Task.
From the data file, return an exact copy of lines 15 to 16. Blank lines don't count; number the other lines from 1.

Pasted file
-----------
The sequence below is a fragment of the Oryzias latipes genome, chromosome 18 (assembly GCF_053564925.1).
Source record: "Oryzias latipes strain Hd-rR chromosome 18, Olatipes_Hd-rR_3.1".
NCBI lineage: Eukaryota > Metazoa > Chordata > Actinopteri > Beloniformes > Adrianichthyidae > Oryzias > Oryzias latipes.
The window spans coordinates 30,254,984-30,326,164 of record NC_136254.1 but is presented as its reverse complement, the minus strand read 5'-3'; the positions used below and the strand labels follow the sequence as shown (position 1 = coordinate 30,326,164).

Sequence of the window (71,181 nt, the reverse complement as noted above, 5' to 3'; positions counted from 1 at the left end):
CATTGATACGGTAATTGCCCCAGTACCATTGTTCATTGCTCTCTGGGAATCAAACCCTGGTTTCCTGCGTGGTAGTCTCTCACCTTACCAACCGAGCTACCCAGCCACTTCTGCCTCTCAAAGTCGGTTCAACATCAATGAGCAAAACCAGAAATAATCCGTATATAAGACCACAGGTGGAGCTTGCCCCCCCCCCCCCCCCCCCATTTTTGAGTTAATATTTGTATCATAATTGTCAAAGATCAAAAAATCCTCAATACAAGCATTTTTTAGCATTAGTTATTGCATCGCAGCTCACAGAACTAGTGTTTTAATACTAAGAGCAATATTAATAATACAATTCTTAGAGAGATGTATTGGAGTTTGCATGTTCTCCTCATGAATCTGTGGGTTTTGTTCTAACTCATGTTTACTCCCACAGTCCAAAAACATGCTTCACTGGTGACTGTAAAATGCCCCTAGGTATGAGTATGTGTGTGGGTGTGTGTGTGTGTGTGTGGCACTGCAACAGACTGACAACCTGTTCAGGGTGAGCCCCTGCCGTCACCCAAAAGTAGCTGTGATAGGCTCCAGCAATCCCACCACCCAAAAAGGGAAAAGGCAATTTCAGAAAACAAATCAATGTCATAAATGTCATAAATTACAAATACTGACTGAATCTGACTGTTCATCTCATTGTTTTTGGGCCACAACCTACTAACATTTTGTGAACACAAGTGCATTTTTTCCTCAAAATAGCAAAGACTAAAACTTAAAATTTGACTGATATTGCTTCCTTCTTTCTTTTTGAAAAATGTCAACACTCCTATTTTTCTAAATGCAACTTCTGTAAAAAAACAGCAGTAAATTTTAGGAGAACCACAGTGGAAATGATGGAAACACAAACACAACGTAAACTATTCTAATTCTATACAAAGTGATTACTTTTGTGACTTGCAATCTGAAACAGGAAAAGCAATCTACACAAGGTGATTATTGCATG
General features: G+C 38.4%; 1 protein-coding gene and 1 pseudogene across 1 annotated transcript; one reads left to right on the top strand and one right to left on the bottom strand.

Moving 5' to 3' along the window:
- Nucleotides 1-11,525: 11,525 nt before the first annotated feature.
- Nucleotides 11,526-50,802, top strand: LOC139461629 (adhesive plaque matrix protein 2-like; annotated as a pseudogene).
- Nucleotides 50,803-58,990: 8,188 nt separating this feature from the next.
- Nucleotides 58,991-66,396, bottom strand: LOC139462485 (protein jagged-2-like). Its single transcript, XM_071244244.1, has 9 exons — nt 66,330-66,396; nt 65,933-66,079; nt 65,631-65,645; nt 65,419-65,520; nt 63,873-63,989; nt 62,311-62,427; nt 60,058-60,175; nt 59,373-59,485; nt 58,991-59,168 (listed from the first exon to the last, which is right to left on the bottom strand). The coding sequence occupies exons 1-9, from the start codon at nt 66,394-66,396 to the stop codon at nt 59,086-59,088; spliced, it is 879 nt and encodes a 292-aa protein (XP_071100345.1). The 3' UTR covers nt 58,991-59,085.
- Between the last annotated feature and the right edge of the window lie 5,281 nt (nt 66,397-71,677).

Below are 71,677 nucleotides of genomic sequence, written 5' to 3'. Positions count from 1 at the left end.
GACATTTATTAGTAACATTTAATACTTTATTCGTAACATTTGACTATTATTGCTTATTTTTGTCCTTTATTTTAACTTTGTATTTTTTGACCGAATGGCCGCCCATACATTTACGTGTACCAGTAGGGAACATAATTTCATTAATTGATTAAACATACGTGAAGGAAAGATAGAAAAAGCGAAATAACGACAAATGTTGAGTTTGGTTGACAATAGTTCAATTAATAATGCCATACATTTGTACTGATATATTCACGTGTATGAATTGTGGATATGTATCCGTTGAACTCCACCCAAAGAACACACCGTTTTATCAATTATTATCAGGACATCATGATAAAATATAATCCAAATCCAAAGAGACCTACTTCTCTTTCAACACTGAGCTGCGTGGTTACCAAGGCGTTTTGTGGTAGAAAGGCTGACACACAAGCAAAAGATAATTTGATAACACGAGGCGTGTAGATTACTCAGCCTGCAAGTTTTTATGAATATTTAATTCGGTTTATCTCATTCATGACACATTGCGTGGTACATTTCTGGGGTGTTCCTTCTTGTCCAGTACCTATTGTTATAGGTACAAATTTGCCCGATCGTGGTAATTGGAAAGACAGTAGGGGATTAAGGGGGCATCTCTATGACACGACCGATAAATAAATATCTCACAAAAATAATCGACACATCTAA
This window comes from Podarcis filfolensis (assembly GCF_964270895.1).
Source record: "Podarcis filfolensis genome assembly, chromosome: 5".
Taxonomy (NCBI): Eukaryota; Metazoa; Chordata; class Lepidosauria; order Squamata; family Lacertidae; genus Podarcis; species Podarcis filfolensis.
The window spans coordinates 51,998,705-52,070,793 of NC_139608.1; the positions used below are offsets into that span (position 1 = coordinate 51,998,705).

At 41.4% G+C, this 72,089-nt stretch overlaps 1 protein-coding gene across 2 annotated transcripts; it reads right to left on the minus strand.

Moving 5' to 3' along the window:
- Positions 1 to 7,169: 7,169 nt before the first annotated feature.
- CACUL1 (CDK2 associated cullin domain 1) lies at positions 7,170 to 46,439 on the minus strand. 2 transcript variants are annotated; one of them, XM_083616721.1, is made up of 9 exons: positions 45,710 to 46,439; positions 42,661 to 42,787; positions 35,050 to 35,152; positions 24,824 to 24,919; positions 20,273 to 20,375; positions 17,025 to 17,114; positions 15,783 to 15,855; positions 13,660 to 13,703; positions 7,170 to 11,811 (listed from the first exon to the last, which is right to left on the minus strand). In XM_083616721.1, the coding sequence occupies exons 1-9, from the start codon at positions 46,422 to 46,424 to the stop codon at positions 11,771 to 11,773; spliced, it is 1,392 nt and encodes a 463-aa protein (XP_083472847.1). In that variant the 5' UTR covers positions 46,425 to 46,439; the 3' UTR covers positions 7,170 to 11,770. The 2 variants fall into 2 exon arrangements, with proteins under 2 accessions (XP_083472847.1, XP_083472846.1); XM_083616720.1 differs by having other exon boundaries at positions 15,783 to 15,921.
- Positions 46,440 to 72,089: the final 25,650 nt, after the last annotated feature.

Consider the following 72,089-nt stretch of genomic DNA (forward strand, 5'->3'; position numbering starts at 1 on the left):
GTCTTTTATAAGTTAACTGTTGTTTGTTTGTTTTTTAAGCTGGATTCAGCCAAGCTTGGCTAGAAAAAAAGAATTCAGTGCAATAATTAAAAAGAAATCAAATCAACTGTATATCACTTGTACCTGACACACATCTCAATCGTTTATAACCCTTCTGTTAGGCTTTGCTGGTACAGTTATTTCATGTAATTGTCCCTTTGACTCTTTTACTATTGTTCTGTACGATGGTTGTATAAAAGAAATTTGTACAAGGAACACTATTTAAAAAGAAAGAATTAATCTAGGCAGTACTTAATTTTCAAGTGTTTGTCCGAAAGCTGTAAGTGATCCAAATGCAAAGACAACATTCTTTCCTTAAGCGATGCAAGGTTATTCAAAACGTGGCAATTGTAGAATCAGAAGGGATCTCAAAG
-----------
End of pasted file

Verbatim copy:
GACATTTATTAGTAACATTTAATACTTTATTCGTAACATTTGACTATTATTGCTTATTTTTGTCCTTTATTTTAACTTTGTATTTTTTGACCGAATGGCCGCCCATACATTTACGTGTACCAGTAGGGAACATAATTTCATTAATTGATTAAACATACGTGAAGGAAAGATAGAAAAAGCGAAATAACGACAAATGTTGAGTTTGGTTGACAATAGTTCAATTAATAATGCCATACATTTGTACTGATATATTCACGTGTATGAATTGTGGATATGTATCCGTTGAACTCCACCCAAAGAACACACCGTTTTATCAATTATTATCAGGACATCATGATAAAATATAATCCAAATCCAAAGAGACCTACTTCTCTTTCAACACTGAGCTGCGTGGTTACCAAGGCGTTTTGTGGTAGAAAGGCTGACACACAAGCAAAAGATAATTTGATAACACGAGGCGTGTAGATTACTCAGCCTGCAAGTTTTTATGAATATTTAATTCGGTTTATCTCATTCATGACACATTGCGTGGTACATTTCTGGGGTGTTCCTTCTTGTCCAGTACCTATTGTTATAGGTACAAATTTGCCCGATCGTGGTAATTGGAAAGACAGTAGGGGATTAAGGGGGCATCTCTATGACACGACCGATAAATAAATATCTCACAAAAATAATCGACACATCTAA
This window comes from Podarcis filfolensis (assembly GCF_964270895.1).